Last year

Set plays for u12 / 14

Views on whether it's good for individual player development to structure an offence around set plays for an u12 / u 14 team? Have seen some clubs incessantly run plays on offence, resulting in only one or two kids in scoring opportunities while others block or play set roles robotically. Those teams can do well as a team b/c the opposition find it difficult to counter, but my view is that 5 out motion is best way to develop individual skills. Views?

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Jack Toft  
Last year

Having a couple of set plays is always good, but never make them specific to a player.

In juniors, as with seniors, in general, both teams get the same opportunity to make a shot on goal. Each possession is either going to end in a successful shot on goal, un-successful shot on goal, or a turnover. A foul is just a "pause" in that possession. An offensive rebound can be seen as a new possession, or just a "pause". Turnovers can be due to skill error (bad passing, double dribble, travel, out of bounds etc), or a forced error due to good defence.

Obviously a turnover is a failure, so get those under control first.

Shooting % and good shot selection is the key to winning games. If your team is putting up plenty of shots, and not scoring, then they need to work on that between trainings.

Motion offence is good to run and gives every one a chance, but the players need to know the basic rules around it, including spacing, screens, cutting etc. Defensively, players need to know the basic rules as well. Obviously when in defence you want to force a bad shot, or a turnover from the other team.

In U12/14 the key really is skill development, so obviously dribbling (with both hands), passing and shooting is essential. Rebounding (and boxing out) is critical for forwards as rebounding means you end up with even possessions, and defensive pressure is critical for guards as they force turnovers.

As far as set plays are concerned, I think it's good to get a couple of "standard ones". A good end baseline inbounds play is always important as you could be down by 4 and need a couple of quick goals. Same too with a sidelines inbound, sometimes you need a quick goal.

Bottom line, have a few plays up your sleeve for special times, but make sure your team can nail free throws, dribble with both hands, pass accurately, and rebound.

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Another Anon  
Last year

Probably the best summary I've seen about coaching any junior sport by Jack there.
The same discussion happens for AFL. Skills and general play theories (spacing, moving the ball etc) have to be prioritised before all else.
You can have the greatest plays in the world drawn up but if the kids can't execute the basics then it won't get beyond step 2.
For my kids AFL team we work on some structures when kicking in from a behind or the centre bounce but that's as far as it goes. Even then it's pretty basic otherwise they get overwhelmed and confused very quickly.

Reply #857228 | Report this post

Last year

Agree with Jack, great summary. Some clubs just run firsts and thirds and it doesn't help all the kids (eg, big man just blocks) and can become a little boring and predicable. It’s all about balance at the end of the day.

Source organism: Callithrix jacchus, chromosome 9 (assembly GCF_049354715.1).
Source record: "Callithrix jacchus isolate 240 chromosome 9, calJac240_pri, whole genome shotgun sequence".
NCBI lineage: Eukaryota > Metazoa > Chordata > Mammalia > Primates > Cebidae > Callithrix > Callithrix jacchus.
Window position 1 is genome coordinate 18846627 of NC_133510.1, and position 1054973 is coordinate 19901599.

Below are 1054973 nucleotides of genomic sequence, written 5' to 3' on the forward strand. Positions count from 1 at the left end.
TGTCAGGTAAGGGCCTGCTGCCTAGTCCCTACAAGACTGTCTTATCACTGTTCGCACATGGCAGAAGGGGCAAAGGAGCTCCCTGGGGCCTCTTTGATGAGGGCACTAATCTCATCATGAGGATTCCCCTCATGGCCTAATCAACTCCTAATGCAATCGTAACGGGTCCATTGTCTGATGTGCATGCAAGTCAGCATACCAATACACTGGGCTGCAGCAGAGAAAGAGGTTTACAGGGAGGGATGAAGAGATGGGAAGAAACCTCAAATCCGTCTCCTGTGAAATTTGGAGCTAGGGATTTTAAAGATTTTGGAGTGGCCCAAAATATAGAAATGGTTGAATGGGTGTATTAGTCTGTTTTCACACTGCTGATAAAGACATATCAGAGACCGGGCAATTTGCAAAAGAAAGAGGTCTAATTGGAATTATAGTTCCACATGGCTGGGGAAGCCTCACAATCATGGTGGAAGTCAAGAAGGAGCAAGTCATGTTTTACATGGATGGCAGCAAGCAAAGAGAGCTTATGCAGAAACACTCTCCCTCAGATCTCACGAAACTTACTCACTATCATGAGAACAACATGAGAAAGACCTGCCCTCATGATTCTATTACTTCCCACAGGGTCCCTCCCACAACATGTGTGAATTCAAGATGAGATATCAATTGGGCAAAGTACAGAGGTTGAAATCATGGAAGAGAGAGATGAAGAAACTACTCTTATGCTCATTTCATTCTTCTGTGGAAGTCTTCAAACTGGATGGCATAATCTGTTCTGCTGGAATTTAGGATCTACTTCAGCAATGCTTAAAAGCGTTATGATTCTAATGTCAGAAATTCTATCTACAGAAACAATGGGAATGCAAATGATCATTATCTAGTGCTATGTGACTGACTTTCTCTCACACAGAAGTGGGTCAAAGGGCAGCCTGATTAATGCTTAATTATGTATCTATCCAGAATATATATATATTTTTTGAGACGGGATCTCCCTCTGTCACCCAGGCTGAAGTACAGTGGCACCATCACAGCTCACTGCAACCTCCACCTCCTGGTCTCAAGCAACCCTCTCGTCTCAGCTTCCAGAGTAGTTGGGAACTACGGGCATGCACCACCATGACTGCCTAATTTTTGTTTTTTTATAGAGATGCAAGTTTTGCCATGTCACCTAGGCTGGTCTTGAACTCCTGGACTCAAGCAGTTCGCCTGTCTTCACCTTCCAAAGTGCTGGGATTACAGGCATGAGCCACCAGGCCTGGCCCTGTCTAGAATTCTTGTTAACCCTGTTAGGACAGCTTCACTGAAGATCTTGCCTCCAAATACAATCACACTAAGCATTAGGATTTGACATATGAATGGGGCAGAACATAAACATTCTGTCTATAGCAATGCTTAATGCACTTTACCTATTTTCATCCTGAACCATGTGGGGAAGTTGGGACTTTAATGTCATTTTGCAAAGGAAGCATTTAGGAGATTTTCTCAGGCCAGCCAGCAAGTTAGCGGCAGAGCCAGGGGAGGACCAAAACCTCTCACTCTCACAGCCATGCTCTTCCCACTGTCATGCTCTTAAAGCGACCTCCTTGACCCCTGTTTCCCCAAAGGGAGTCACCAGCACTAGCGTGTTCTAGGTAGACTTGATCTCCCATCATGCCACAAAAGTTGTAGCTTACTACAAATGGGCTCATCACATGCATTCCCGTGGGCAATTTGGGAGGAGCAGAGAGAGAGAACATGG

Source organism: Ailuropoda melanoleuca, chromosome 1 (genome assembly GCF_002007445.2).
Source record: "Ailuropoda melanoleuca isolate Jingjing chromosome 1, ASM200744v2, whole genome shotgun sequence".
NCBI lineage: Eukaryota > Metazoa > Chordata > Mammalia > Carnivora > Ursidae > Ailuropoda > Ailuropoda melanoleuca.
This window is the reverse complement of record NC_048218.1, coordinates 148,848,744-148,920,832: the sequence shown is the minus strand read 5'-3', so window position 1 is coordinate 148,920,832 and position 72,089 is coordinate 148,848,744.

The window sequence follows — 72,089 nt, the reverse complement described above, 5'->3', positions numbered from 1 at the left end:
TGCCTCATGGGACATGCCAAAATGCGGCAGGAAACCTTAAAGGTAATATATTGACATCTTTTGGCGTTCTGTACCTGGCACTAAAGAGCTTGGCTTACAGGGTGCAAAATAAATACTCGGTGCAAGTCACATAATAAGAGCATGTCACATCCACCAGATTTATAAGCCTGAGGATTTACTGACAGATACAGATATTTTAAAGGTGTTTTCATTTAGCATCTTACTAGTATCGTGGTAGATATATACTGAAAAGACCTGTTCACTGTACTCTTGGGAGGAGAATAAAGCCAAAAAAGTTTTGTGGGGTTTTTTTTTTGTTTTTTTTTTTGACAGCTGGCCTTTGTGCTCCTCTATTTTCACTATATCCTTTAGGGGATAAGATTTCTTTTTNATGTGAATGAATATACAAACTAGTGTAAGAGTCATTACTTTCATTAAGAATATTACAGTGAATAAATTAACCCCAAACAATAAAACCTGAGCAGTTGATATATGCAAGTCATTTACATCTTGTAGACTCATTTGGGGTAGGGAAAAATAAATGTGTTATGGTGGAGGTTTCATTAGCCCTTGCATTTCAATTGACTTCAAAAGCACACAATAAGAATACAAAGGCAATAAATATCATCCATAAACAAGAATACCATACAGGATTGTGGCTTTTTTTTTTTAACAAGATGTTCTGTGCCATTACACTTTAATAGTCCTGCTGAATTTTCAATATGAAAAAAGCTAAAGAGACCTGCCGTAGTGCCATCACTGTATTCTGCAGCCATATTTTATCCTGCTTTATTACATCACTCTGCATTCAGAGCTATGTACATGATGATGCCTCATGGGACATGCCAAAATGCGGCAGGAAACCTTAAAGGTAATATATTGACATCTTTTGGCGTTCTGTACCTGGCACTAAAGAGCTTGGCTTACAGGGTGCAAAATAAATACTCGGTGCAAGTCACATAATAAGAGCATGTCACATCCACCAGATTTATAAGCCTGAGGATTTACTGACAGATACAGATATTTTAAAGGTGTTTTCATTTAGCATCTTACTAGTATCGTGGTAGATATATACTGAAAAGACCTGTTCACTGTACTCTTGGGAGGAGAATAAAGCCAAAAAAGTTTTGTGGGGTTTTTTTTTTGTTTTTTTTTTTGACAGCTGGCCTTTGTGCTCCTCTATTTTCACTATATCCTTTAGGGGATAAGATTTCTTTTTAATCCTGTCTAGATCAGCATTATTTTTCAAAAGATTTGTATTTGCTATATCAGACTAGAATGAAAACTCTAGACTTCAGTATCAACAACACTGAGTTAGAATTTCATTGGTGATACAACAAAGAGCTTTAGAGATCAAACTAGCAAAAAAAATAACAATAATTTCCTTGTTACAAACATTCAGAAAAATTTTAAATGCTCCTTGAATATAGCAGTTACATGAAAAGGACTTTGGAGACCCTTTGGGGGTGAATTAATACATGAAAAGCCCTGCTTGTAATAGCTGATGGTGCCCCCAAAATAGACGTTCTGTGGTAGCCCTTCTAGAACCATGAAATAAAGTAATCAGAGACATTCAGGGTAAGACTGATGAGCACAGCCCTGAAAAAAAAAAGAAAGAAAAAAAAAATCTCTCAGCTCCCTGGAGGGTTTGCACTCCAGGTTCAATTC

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Last year

Flex. Structure & equal opportunity.

Reply #857243 | Report this post

Last year

SLOB and BOB set plays for 12's
Quick hitters for 14’s
Motion offense, (triangle, Princeton, shuffle, flex) concepts only at 12/14’s.

Reply #857249 | Report this post

Last year

Bolt still in the 1970s?

Reply #857257 | Report this post

DH 91  
Last year

Dribble drive setting hard picks to get those corner shooters open.. suffocating full court relentless press
All about dominating inside outside ... destroy other players confidence always sets up future dynasty ...... begin early.
Anti Dev guru...

Reply #857308 | Report this post

Last year

^ what's all that about? Drivel.

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Three To Make Two  
Last year

Agree with what Jack said.

5-out pass/cut/replace is good. Develops passing, moving off the ball, spacing, playing in a structure to get players open. And encourages development in all players whether of not they're a "big".

You can add 4out-1 in to add using screens. But try not to earmark your "big" that that is all he or she can do.

Having said that, I did have an offense that I ran with an U14 team. It was taught to me as "UCLA" for a 16s team but others might use it under a different name (over the years I have seen some coaches run a training drill called "Tennessee" and others run the same drill as "Oklahoma" - both full court passing and layup drills!). But my UCLA involved passing, driving, screens and multiple opportunities for all players. However, by it's nature, it could pigeonhole the 5 and maybe even the 1.

As people have said, some set inbounds play. They need these to prevent the "stand around wherever you are when the whistle blows" mentality. And helps develop communication as they have to take responsibility to call the play. Simple box plays that involve screening or stacks.

Hardest thing I found was trying to get kids willing to give up "jungle ball" (just playing one on one, chasing the ball) It is good in social ball because they can have fun and run around. The good players can get away with that in domestic comps but need the skills in rep to deal with good defence, no matter how athletic they are.

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